“Why should he be tried for corruption only,” shouted the father of one of the victims, referring to the former Minister of Interior Habib Ibrahim El Adly. His voice was hoarse from shouting as he waited all morning under the hot sun with a large poster of his son, unable to get to the courtroom.
He was not alone in his suffering. Many relatives of those who died or were injured during the uprising shared in his struggle to get into the courtroom of Cairo Criminal Court, which is in New Cairo, in the desert east of the capital.
Since early morning, a heavy security presence surrounded the court. Only one access point was allowed. As only a few people were trickling in, the majority shouted their fury at police. They shouted at the army officers for making what should have been a normal entrance into the courtroom a painful experience filled with tears and helplessness. An army commander insisted that he would not let anybody pass until the some 100 people formed a single queue.
We explained to him that we represent Amnesty International and had come to observe the trial. We asked if he was barring the way on orders from the presiding judge. He appeared offended and responded that he does not receive orders from a judge but only from the military leadership. He sarcastically said we should go and observe trials at the International Court of Justice. Eventually, he took our business cards and accreditation letters and came back saying we would be allowed in, only to disappear afterwards.
Lawyers, too, were blocked on the pretext that people were unable to enter the court in an orderly fashion. After pushing and shoving, the lawyers, the relatives and the media were able to move beyond the first barrier, thinking they would finally reach the court room and see the former Minister of Interior and other senior security officers in the defendants’ cage, standing trial on charges of killing unarmed protesters.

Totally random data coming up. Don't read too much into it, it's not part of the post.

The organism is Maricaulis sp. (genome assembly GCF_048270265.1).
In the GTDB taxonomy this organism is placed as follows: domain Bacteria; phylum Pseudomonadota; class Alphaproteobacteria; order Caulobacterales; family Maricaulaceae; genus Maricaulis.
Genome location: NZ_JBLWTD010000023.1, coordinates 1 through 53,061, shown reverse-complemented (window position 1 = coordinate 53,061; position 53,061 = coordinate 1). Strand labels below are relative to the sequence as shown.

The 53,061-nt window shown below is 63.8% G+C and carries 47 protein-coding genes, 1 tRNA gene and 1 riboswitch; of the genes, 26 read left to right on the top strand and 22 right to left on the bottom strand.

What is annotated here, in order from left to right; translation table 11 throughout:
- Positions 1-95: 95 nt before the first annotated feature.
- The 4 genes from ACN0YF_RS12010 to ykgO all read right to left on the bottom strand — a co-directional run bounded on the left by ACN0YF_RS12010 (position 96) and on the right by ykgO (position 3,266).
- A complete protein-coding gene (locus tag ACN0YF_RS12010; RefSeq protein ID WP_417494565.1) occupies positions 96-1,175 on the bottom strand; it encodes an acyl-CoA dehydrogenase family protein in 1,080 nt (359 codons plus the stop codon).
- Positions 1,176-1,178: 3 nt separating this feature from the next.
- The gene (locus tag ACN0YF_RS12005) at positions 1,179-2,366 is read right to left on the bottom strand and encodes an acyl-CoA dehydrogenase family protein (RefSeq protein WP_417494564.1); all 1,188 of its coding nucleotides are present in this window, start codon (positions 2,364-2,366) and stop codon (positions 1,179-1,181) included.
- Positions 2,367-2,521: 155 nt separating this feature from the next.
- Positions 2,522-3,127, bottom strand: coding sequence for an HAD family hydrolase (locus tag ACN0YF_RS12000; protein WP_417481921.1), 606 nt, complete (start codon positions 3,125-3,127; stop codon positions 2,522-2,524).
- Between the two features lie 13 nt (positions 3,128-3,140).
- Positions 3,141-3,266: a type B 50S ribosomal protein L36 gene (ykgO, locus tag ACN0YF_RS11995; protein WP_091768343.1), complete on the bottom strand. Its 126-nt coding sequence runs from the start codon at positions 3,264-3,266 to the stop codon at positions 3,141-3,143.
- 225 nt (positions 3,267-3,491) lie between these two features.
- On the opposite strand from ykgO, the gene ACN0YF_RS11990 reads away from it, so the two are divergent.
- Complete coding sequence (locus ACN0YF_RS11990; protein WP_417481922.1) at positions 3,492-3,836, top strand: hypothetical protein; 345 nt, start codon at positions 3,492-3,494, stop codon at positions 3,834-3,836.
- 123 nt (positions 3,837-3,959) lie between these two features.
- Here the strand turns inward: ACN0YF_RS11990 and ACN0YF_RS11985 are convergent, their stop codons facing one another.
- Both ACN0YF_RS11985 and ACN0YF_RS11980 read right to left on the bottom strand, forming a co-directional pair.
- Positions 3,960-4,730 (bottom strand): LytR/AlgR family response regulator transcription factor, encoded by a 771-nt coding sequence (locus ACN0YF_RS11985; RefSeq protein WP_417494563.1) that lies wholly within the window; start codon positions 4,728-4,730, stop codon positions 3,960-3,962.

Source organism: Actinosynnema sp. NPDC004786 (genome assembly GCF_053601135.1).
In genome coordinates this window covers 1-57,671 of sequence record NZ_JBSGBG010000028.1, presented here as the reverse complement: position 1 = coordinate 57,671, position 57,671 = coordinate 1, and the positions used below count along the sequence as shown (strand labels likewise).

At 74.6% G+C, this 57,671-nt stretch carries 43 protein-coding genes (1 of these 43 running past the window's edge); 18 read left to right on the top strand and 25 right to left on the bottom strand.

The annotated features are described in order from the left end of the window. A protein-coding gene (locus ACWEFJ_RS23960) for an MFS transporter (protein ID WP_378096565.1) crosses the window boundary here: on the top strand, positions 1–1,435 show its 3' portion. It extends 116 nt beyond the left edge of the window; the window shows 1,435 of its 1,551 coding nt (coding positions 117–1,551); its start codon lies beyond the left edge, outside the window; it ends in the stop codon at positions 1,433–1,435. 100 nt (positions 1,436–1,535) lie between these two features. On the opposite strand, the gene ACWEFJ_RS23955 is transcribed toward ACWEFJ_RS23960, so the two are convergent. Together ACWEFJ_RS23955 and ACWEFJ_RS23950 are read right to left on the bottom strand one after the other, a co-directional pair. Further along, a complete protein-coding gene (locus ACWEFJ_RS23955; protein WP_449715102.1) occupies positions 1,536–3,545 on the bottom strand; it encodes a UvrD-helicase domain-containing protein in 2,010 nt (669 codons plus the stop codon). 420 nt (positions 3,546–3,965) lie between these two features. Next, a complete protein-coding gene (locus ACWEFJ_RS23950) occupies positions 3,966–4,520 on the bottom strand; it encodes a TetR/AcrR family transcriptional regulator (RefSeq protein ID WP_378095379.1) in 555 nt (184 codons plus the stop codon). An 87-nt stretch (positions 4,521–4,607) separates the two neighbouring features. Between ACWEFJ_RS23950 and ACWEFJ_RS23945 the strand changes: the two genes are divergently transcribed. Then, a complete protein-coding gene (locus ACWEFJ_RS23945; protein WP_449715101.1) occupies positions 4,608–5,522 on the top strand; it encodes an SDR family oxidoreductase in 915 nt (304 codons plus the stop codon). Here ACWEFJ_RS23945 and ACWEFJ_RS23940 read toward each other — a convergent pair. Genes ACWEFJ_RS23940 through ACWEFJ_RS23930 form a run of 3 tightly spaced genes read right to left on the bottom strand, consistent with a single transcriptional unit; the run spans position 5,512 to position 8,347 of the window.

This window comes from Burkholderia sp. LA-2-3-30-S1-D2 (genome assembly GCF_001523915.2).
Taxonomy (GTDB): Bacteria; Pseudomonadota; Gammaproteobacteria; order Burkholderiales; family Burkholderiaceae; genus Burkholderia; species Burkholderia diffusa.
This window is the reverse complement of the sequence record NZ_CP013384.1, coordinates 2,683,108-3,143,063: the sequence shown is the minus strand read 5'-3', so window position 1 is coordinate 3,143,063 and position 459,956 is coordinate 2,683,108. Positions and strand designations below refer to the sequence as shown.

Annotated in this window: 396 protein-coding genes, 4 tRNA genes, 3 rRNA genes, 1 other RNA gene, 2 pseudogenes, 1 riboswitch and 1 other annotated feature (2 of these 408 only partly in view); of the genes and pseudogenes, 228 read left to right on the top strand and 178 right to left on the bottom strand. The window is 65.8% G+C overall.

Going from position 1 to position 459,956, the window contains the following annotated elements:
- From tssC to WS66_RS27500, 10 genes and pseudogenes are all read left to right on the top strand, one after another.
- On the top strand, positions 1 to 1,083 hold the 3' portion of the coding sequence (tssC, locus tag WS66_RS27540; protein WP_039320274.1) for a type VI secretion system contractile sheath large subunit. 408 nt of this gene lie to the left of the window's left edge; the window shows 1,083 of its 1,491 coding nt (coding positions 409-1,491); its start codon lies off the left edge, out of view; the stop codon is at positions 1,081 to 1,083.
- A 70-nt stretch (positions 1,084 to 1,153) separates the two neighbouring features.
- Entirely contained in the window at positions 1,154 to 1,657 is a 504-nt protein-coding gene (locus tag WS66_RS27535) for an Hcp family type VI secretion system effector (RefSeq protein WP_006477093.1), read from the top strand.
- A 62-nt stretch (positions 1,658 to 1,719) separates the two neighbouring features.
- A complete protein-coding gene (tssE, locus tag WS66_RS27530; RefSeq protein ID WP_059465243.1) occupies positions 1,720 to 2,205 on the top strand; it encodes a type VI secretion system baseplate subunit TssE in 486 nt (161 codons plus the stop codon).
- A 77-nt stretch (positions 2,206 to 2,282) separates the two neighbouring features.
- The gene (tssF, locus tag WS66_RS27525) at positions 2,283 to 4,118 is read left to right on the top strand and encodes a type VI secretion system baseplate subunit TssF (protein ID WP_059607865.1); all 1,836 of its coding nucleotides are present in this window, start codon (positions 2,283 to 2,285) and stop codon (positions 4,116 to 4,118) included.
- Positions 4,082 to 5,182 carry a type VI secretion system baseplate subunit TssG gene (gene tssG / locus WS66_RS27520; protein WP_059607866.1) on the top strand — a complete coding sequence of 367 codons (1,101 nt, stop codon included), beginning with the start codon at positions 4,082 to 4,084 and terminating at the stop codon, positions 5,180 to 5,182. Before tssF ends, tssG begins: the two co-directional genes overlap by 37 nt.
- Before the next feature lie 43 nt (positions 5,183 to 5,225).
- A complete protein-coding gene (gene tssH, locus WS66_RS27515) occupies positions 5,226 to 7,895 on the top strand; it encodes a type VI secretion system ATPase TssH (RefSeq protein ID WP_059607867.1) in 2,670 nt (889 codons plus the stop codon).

But this initial sense of success was short-lived. More than 100 metres from the courtroom, another line of iron bars and a chain of Central Security officers blocked their way. As army officers asked people to calm down and listen, one young man said “we have been listening for the last 30 years. You need to listen to us now”. “The police and the army are one hand”, sniped a lawyer, mocking a popular slogan during the “25 January Revolution” - “the people and the army are one hand”.
Pleading and arguments got the crowd nowhere, with many still barred from accessing the court. Only after long negotiations and showing the army officers their identification were a few lawyers allowed to enter. We spoke to BBC Arabic reporters about our plans to observe the trial. After we again told the police officer that we were from a human rights organization, he allowed us and some lawyers to pass.
We passed two barriers where we had our bags searched. We thought we would finally be able to enter the courtroom and get on with observing the trial. But, with only a few meters to go until the main courtroom door, we could not advance anymore. Another metal barrier and a line of security officials stood between us and the courtroom. We were told the courtroom was too packed to allow any more people in. At the door, the brother of one of the victims pleaded with the soldiers to let him enter: “They have killed my brother, I have the right to enter”, he shouted to no avail, clearly frustrated and furious that the security forces had denied him access to the trial.
After five minutes, the door opened and we thought that some more people were going to be allowed inside. However, people began streaming out, saying the session had ended.
Families who managed to enter the courtroom also shouted their fury and frustration that nobody was able to see the defendants in the cage as police agents blocked the view. The judge, seen by lawyers and families as taking side with the ousted Mubarak government, left the courtroom minutes after opening the session. He decided to postpone the trial for a month, delaying at the same time the justice craved by the victims and their families.
When we left the building, family members gathered to shout their criticism of Egypt’s Public Prosecutor and the government for ignoring their demands and failing to deliver justice.
Mohamed El-Wakil (know as Abu Khaled, the father of Khaled, who was killed), from the working class neighbourhood of El Matareya, north of Cairo, had managed to enter the court, only to come out furious. He led the chants, holding a copy of Amnesty International’s report in his hand.
Camera crews filmed the families as they chanted against injustice. They loudly promised to take part in the new mass protests planned for Friday 27 May, dubbed “another Friday of anger” to demand a “clean up of the judiciary” and to reject any “deal” that would deny them justice and allow former President Hosni Mubarak to escape trial and go unpunished.